Coronavirus obliges, an anniversary of the purification of the Rohingya without commemorations

Rohingyas in the Kutupalong refugee camp, August 25, 2020. Munir Uz zaman / AFP

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This August 25 was a day of mourning and commemoration in the Rohingya refugee camps of Bangladesh, for the third anniversary of an ethnic cleansing that drove hundreds of thousands of members of this Muslim community from its native lands in 2017. But , Covid obliges, no tribute ceremony could take place, unlike in previous years.


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Neither demonstrations nor prayers in the mosques: the “day of remembrance of the genocide” will have been very silent in the Rohingya camps of Cox's Bazar where nearly a million refugees live in misery and without much hope of being able to return home, in Burma. Fears that the coronavirus pandemic could spread further got the better of the commemorations.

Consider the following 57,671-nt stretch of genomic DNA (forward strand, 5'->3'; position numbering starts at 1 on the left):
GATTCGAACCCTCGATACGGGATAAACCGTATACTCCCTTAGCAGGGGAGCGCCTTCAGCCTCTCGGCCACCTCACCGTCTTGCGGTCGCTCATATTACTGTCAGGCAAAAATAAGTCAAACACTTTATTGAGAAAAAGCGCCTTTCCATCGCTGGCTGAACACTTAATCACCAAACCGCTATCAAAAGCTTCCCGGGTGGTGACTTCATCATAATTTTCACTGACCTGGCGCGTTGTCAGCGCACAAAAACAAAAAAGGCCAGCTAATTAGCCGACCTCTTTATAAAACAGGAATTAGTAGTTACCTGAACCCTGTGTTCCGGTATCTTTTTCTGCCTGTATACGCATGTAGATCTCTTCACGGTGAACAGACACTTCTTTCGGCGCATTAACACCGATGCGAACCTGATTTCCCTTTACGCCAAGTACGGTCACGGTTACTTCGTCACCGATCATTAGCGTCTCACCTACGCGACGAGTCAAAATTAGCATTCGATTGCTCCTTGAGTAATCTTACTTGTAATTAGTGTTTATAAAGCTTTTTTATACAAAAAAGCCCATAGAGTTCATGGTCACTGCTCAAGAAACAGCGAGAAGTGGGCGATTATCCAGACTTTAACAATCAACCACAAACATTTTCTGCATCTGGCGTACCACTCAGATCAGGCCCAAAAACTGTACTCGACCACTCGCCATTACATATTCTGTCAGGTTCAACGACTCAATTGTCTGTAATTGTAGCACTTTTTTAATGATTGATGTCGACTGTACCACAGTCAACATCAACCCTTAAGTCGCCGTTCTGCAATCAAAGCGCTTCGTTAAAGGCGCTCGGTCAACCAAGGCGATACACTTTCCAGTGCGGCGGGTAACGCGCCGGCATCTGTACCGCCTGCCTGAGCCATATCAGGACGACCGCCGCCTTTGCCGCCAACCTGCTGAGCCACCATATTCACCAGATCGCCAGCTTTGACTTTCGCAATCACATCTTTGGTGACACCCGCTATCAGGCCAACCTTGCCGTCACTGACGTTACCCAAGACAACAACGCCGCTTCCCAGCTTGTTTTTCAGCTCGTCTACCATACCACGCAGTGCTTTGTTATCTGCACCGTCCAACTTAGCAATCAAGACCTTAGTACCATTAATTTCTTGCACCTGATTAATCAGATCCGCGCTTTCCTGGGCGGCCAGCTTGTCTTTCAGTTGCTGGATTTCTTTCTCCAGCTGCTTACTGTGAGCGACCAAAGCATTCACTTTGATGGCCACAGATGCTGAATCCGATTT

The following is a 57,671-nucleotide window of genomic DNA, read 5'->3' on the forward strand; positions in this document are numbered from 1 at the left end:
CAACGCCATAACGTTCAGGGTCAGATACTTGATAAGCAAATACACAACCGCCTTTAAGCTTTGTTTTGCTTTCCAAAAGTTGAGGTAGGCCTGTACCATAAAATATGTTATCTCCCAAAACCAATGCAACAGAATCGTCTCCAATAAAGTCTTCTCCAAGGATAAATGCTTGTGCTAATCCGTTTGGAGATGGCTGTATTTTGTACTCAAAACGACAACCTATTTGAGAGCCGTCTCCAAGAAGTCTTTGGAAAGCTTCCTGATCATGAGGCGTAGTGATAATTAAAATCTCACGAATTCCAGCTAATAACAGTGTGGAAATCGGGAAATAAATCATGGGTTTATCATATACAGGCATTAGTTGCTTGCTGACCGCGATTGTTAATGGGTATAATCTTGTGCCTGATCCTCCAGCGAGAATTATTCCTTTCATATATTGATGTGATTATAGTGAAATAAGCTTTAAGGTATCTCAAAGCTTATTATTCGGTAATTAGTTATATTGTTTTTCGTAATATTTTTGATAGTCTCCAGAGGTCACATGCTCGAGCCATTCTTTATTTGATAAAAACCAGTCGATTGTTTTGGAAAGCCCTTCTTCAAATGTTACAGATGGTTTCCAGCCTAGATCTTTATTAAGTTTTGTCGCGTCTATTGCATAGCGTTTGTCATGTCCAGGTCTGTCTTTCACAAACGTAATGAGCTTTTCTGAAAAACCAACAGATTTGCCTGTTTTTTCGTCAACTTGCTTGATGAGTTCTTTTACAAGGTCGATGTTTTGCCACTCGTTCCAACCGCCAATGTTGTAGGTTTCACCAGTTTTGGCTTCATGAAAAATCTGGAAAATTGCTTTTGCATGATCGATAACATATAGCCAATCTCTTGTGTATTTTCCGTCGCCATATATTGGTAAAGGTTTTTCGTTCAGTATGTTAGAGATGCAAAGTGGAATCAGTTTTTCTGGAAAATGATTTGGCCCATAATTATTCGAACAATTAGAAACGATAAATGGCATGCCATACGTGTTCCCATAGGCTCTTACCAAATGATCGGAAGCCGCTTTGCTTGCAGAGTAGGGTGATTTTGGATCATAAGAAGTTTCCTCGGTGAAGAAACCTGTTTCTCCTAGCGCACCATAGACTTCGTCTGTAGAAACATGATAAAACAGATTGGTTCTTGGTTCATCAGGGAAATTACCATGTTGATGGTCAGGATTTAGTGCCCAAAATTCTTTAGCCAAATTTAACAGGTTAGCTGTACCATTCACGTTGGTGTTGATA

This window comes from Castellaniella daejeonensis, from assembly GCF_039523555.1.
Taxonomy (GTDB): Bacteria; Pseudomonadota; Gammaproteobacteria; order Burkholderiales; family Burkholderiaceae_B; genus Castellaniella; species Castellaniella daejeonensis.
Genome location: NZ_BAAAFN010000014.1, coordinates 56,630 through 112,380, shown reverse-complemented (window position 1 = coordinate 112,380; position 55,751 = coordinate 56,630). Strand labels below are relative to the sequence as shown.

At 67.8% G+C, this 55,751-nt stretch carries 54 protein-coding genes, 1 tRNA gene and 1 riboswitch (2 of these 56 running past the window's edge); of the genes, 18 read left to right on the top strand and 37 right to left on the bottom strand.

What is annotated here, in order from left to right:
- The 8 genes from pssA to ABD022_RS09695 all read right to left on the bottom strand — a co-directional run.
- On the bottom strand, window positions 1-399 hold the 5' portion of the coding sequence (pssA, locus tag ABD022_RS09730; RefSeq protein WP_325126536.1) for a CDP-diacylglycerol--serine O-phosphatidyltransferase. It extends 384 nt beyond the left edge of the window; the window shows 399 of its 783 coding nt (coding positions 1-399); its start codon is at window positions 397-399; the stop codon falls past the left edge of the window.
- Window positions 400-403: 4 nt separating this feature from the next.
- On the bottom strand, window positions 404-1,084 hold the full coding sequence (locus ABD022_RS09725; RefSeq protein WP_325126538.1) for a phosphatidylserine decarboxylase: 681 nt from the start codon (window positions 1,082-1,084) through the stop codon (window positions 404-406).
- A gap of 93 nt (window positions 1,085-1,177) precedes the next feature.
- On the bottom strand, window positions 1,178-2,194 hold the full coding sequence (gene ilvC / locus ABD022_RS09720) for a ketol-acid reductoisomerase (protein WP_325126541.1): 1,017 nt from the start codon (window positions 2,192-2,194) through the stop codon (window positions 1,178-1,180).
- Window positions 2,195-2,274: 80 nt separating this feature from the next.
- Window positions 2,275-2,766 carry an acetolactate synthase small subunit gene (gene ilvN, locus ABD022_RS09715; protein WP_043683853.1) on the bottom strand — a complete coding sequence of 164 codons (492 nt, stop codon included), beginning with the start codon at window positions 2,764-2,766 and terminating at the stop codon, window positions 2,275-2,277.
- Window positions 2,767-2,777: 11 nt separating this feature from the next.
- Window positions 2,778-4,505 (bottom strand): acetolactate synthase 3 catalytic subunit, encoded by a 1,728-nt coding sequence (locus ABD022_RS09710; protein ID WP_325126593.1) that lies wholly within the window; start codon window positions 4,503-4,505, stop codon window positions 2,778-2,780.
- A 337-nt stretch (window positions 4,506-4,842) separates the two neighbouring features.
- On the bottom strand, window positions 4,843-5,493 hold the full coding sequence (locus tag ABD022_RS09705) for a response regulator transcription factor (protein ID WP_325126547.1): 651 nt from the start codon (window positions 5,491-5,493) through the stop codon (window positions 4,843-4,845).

To mark this third anniversary despite everything, Rohingya officials called on the inhabitants of the camps to remain cloistered at home in their makeshift shelters. The stalls and tea stands, usually crowded, remained closed.

Return to the deadlocked country

This day of mourning commemorates August 25, 2017, when the Burmese army and Buddhist militias began a vast ethnic cleansing, in response to attacks by a Rohingya rebel group.

Their houses burned down, their wives raped, 750,000 members of this Muslim community had to flee their native land to join the some 200,000 other Rohingyas already settled in neighboring Bangladesh. To encourage them to return, Bangladesh signed an agreement with Burma. But the Rohingyas refuse this return, which is too dangerous in their eyes.

► See also: The return of the Rohingyas to Burma still at an impasse

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  • Bangladesh
  • Burma
  • Rohingya
  • Coronavirus

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